I’m on vacation though October 25, so for the next few posts, I’ll be sharing brief reviews of some of my favorite books.
I have to admit that I have never in my life convinced anyone to read these books. I was in maybe the seventh or eighth grade when I read them for the first time, and I had very few friends at the time who were interested in fantasy. Even the ones who were wouldn’t consent to try them though. To this day, I have no idea why, but I’m still holding a grudge…in fact, I’m pretty sure this could be my super villain origin story. It would unfold with a scene where I’m sitting in front of my bookcase lovingly stroking the tattered covers of some of my favorite books, and all of a sudden, I try to rip them to shreds, fueled by the rage of the perpetually ignored. (I say “try,” because, really, have you ever tried to rip a book apart? It’s ridiculously difficult.) I’m not sure what kind of revenge I could possibly seek for an offense such as this; most likely, the evil version of me would just feel instant regret for destroying books and the rest of the story would be about me trying to repair them, wracked with guilt. Which is one reason why I would make a terrible nemesis.
Nevertheless, I’m still sad that I seem to be the only person on the planet to have read this trilogy (The Summer Tree, The Wandering Fire, and The Darkest Road). The story was so…forlorn. These were some of the first books I read that defined “angst” for me, and although now I don’t go in for such things (much), I still vividly remember the hold that story had over my innocent young heart. There are certain sections that are just worn away from me paging through them again and again. The characters were so quirky and flawed and lovable, and it all took place in one of my favorite fantasy realms.
Many years after I first found these books, I learned that Kay was recruited by JRR Tolkien’s son to help edit The Silmarillion. Kay has attributed his success in large part to that experience – to the opportunity to glean so much from one of the best fantasy writers of all times. If I’d known that years ago, maybe I would have had more luck selling his books to my friends. I don’t know. I’m not personally a big fan of Tolkien’s work (the only novel of his I truly enjoyed was The Hobbit), so it might have prejudiced me against Kay myself had I known (I can be a little quirky when it comes to that sort of thing). I do, however, agree that having such an incredible opportunity as a young man shaped him as a writer.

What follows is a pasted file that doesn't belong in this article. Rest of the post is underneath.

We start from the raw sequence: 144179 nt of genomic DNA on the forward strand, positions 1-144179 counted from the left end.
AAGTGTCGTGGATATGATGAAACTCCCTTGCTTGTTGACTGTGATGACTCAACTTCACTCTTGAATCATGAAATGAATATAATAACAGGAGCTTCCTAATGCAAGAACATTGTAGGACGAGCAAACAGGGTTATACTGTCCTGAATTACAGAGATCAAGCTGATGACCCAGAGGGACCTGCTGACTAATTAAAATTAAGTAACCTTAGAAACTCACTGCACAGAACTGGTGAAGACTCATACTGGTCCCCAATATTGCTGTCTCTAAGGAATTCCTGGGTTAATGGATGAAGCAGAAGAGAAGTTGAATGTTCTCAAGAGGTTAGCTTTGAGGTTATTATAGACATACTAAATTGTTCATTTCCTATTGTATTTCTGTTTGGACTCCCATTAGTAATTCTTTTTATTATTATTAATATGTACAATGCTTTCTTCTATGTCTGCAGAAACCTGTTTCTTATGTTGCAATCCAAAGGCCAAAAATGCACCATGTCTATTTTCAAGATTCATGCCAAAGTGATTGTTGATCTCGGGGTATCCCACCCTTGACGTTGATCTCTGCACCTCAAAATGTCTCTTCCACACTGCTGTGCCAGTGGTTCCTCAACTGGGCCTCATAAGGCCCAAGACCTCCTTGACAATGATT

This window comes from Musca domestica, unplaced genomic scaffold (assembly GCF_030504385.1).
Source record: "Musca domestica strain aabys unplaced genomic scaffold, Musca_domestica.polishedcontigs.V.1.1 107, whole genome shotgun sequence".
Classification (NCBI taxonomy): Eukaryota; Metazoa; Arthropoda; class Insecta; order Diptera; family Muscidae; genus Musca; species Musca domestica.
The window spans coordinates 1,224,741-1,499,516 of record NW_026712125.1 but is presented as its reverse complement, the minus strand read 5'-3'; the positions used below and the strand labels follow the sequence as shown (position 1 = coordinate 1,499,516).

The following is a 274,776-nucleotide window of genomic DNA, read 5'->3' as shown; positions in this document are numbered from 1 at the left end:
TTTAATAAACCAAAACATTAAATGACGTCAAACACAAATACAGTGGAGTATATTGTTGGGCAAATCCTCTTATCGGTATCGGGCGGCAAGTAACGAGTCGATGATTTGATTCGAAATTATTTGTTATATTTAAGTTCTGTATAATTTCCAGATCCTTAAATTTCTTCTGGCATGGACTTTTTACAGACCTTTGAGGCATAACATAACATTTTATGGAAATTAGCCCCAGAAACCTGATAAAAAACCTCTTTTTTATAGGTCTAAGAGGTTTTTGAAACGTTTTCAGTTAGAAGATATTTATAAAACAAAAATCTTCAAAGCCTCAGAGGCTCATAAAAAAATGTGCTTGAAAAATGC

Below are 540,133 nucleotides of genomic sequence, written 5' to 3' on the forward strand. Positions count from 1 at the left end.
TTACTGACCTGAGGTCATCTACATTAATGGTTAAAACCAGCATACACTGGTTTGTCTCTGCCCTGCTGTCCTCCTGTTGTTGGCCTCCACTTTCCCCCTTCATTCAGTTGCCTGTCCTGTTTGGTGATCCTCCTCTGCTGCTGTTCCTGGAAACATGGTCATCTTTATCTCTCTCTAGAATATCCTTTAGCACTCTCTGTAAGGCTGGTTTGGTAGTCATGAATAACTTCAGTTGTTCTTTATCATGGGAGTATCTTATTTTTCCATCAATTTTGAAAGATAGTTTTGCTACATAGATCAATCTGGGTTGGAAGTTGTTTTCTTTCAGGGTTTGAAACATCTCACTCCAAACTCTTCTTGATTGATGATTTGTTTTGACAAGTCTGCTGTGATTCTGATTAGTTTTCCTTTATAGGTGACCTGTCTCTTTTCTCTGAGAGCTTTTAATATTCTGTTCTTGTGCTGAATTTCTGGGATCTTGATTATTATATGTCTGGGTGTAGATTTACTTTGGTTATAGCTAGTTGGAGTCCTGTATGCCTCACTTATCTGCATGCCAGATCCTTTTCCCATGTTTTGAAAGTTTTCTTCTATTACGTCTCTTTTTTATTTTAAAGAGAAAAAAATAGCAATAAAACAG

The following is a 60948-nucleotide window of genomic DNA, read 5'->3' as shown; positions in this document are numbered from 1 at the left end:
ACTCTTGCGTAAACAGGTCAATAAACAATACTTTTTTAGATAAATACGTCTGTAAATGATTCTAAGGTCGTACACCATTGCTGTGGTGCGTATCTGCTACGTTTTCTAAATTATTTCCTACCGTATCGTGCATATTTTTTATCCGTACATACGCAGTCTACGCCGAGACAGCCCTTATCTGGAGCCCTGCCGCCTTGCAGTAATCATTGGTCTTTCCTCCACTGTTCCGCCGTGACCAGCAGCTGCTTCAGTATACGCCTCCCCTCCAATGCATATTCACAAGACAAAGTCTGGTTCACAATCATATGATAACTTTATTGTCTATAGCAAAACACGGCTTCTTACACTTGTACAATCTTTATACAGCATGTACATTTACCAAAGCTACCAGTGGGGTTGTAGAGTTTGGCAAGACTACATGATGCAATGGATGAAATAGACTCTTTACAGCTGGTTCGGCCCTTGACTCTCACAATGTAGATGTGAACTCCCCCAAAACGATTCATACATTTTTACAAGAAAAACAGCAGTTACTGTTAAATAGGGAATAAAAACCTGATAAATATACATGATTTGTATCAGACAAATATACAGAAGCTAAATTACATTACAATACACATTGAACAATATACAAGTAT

Even though I don’t love Tolkien’s work, he is indisputably one of the greatest fantasy writers of all time, and I can see his influence on Kay’s style. The story he tells in these three books is fascinating and heartbreaking – a precursor, for my heart at least, to the books I love by Lev Grossman, The Magicians and The Magician King. Although Grossman’s style is much more modern than Kay’s, like Tolkien, they channel the emotional resonance that exists as the foundation of the very best books this genre has to offer.
To learn more about Guy Gavriel Kay, go here.